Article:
Friday, April 05, 2013

The Balcony Is Closed

I've often mocked film critic Roger Ebert for his taste, his politics and the errors he made in his reviews, but I never questioned his enthusiasm for movies, nor his positive overall effect.  He has been the best-known film critic in the world for decades, and his promotion of films, old and new, started a millions conversations and set many on a path to find out more about the works in question.

Now that he's died, we can look back on a life well-lived.  He landed the slot of film reviewer for the Chicago Sun-Times in 1967 when he was in the mid-20s.  At the time, it wasn't considered a great position, but Roger made it a perch of prominence.  He also wrote the script for Russ Meyers' Beyond The Valley Of The Dolls in 1970, a film that, while trashy, some have ranked with the greatest of the decade. (In fact, he wanted to know who listed the film so highly and I sent him a letter with that information.  He wrote back thanking me.)

In 1975, only 33, he became the first film critic to receive a Pulitzer Prize.  His style was lively and personal--maybe too personal, as he'd give his emotional response, sometimes clouding objective analysis.  But he couldn't help it.  Movies excited him.  He also was, at least compared to most major critics, an easy grader. But then, Roger said he tried to take each movie on its own terms.

What truly made him famous was teaming up in 1975 with fellow Chicago critic Gene Siskel for Sneak Previews, a TV show looking at current releases.  They changed the name of the show through the years, but it was always Roger and Gene giving thumbs up or down, until Siskel died in 1999.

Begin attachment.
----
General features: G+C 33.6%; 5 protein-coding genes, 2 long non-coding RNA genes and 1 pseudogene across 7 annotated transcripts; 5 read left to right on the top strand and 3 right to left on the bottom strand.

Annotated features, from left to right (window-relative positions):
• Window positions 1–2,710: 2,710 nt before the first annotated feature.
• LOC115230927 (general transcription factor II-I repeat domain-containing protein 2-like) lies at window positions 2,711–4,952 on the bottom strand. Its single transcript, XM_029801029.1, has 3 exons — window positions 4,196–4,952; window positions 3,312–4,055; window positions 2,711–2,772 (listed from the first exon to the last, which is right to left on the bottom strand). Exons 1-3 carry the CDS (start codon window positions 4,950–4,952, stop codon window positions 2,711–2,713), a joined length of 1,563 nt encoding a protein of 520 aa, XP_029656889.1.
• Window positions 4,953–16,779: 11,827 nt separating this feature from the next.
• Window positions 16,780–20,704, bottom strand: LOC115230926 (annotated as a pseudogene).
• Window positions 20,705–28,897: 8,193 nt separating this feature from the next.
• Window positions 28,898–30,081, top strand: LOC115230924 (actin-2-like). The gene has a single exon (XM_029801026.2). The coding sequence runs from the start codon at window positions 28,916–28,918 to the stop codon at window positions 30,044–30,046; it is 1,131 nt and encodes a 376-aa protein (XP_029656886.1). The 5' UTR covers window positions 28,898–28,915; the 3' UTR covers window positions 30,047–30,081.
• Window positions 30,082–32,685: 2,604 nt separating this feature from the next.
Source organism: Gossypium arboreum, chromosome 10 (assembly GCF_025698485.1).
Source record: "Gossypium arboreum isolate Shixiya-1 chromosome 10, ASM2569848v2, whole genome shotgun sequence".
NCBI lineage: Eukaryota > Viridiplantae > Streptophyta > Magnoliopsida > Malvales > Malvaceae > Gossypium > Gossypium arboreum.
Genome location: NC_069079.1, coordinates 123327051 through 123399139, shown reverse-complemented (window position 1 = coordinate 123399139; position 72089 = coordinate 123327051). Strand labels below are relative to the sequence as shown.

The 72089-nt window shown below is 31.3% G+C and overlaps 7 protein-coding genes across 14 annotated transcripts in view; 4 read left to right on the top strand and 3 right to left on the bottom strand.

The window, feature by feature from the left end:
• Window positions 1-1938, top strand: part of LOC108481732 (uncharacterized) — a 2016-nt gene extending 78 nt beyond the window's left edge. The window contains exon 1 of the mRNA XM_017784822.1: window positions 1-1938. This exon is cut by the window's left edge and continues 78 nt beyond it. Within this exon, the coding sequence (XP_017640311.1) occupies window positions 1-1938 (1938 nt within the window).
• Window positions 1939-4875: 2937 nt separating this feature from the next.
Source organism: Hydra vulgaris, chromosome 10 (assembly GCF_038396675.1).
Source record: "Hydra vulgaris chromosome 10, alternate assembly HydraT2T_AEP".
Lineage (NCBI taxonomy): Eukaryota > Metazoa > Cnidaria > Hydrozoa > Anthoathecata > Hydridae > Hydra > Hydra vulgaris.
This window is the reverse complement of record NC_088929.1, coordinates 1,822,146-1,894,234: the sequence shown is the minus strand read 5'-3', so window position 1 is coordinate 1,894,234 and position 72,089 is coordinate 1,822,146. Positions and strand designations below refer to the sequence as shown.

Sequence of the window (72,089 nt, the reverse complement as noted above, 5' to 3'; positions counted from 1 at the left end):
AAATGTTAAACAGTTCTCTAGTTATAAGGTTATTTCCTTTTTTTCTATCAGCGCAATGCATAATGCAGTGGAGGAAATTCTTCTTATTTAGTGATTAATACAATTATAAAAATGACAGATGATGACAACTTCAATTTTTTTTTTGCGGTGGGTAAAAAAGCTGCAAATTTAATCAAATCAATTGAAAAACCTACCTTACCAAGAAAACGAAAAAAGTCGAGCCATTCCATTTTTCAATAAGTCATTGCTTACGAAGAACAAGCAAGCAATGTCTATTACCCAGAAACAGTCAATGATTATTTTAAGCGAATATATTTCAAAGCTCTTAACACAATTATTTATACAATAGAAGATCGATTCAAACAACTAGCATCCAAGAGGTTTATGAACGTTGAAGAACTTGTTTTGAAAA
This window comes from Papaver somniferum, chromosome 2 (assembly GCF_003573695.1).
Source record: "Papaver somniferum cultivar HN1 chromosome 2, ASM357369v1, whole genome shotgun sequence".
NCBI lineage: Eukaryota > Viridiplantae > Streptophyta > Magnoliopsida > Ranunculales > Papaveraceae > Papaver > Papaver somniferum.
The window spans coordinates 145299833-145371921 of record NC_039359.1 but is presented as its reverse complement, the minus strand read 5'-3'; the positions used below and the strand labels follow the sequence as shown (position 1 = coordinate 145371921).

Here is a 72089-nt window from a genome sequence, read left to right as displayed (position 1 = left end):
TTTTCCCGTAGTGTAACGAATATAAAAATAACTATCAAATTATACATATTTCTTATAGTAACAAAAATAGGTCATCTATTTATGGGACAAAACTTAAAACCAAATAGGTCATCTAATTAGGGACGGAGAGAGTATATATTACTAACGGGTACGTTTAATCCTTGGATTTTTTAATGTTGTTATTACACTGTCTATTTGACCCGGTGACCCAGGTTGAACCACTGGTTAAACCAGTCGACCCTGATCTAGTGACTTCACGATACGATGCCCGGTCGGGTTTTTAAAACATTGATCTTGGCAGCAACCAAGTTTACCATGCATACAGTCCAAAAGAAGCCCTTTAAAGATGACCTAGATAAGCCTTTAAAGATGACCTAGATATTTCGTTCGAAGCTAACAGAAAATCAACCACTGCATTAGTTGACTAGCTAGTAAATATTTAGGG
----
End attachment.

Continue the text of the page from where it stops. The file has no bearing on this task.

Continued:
Roger continued with other critics filling Gene's seat, even if it was never quite the same. And in the internet age, now there were thousands of voices to compete with, but Roger's was still one of the loudest.

He not only saw and wrote about almost every major commerial film released in this country, he also published quite a few books, some on particular subjects (like Scorsese, though not all his books were about film), some collections of reviews and essays, some looks at classic movies and in 2011, a heartfelt memoir, Life Itself.

For the past decade, however, he had serious health problems, starting with thyroid cancer followed by a series of not-always successful operations.  The man whose careeer was based on speaking about films lost his jaw and the ability to speak. But he kept working when he could, and never lost his love of movies. More than anything else, that sense of passion about the cinema is what he leaves behind.


Anonymous Anonymous said...

rarely agreed but always read.

4:07 AM, April 05, 2013  
Anonymous Denver Guy said...

I only have one comprehensive movie review book, a tome from Ebert, purchased before the internet made it so simple to look up any film. Inthe old Sneak Previews, Ebert tended to demonstrate my tatses more than Siskel, but the two working together was always fun to watch.

Seems just Wed. they announced the reoccurence of his cancer and that he would be scaling back his reviewing activities. It must have been a much greater receurrence than the initial report let on - it sounds like he just had had enough.

7:13 AM, April 05, 2013  

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